Tell Senator Wiener to Vote No on SB 230--Use of deadly force
My name is __________. I am a constituent, and my zip code is _______. I am a member of Indivisible SF.
I’m asking Senator Wiener to vote NO on SB 230 when it comes up in the Public Safety Committee. SB 230 is a weak policing bill being pushed by law enforcement as a counterpoint to AB 392, which is the real progressive police reform that our state needs to save lives.
The Senator has said that SB 230 has its good side, insofar as it would require police to go through additional training. This is highly misleading. SB 230 requires that additional training be developed, but police officers would not be required to take that training, and the bill has no specificity as to what that training would look like. In contrast, AB 392 would require police officers to update their basic training and would create genuine police reform.
The Public Safety Committee already passed the stronger policy through committee last year as AB 931, and it would be disappointing to see the committee move a weaker bill this year.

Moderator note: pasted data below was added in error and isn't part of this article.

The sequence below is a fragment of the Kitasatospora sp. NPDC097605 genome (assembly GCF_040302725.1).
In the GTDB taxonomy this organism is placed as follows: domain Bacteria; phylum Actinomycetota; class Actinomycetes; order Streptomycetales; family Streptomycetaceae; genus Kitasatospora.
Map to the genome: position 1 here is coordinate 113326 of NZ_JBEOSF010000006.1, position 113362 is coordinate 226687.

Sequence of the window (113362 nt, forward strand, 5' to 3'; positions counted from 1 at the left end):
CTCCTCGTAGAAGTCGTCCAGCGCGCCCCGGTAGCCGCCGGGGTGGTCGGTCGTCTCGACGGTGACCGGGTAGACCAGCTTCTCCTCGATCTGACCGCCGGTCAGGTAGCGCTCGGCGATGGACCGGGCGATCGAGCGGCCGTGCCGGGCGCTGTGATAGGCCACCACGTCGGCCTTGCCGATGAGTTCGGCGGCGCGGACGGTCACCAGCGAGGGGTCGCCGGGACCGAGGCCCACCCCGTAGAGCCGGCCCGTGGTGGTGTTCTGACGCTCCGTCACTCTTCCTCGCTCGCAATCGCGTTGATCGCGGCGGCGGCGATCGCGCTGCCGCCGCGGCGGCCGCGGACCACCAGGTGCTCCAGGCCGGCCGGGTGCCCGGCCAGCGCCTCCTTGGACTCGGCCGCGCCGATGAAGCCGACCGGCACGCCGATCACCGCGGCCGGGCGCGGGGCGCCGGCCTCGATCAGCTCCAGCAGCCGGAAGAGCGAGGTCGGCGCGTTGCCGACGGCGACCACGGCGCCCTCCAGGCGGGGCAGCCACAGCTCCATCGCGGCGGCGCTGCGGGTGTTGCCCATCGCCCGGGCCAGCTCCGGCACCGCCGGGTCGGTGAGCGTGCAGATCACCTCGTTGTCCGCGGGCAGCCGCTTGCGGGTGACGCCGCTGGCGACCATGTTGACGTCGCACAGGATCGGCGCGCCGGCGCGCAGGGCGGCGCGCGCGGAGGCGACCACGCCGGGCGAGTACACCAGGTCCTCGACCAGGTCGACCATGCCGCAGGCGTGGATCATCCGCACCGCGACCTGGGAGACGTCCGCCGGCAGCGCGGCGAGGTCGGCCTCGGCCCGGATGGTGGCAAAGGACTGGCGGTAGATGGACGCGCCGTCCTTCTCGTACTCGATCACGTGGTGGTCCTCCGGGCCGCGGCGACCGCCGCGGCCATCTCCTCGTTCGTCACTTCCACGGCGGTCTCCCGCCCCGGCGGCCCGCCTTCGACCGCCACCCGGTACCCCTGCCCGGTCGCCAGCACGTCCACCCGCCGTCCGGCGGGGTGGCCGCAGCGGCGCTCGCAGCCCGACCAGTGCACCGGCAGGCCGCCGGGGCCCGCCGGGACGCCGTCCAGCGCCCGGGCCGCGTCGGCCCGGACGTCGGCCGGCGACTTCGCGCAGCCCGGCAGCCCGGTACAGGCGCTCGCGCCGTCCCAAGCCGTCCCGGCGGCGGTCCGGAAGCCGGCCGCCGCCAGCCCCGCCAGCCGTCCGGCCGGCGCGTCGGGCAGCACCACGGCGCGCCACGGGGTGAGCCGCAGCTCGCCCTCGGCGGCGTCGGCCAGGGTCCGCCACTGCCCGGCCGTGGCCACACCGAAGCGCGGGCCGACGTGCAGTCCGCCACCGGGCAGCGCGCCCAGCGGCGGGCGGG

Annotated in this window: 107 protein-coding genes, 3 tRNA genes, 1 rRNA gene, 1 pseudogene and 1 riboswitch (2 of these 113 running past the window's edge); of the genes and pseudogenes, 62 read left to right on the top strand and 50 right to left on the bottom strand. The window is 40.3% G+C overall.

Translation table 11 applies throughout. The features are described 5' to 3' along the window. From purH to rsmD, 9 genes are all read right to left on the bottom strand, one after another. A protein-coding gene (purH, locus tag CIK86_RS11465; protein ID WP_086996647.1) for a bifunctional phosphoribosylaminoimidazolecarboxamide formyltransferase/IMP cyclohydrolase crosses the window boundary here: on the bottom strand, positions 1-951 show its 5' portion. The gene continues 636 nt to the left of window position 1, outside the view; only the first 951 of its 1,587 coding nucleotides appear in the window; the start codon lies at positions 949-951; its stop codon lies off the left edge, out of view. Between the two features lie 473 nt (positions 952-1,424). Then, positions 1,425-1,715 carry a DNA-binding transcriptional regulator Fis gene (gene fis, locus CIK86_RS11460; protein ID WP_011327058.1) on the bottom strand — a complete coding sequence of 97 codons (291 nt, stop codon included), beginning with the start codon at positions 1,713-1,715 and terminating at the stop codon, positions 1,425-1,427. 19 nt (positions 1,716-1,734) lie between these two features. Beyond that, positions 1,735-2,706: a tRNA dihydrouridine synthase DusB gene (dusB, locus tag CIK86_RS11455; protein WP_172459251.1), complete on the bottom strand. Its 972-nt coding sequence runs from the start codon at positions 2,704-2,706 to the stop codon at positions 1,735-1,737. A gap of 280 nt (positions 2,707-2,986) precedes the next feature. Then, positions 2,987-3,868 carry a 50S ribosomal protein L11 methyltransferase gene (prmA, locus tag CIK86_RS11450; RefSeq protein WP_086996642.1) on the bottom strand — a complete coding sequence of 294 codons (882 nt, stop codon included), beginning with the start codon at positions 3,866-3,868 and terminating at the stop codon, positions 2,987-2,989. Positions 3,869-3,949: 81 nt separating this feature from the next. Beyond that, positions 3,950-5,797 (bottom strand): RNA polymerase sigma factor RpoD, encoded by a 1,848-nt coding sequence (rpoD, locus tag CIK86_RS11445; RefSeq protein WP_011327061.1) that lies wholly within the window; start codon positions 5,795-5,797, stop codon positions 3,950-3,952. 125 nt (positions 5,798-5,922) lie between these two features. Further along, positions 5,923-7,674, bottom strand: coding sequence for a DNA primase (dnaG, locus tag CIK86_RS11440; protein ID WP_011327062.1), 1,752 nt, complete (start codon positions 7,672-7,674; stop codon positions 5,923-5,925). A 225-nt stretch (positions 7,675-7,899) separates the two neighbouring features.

Can I count on Senator Wiener to help block SB 230 in the Public Safety Committee by voting NO?
Senator Wiener has not committed to opposing SB 230, a weak policing bill being pushed by law enforcement in order to deter the progress of SB 392, the California Act to Save Lives. SB 392 is endorsed by a coalition of organizations including the ACLU and Black Lives Matter, and would end unnecessary killings by police officers.
Current California law does not set a clear standard for when police officers can use deadly force, and instead provides a patchwork of statues dating back to 1872. In 1989, the Supreme Court that police officers may use deadly force when they consider it “reasonable” to do so – regardless of whether there was an immediate threat to life or bodily security, or whether there were available alternatives. This vague standard has resulted in the deaths of many unarmed civilians, a disproportionate number of them black men.
Now law enforcement groups are opposing a bill, AB 392, that would specify the circumstances in which officers can use deadly force. This is the second year in a row that they have opposed legislative efforts for reform, but this year they have introduced their own bill, AB 230, which according to the Sacramento Bee Editorial Board, “co-opts the language of reform without actually doing much”.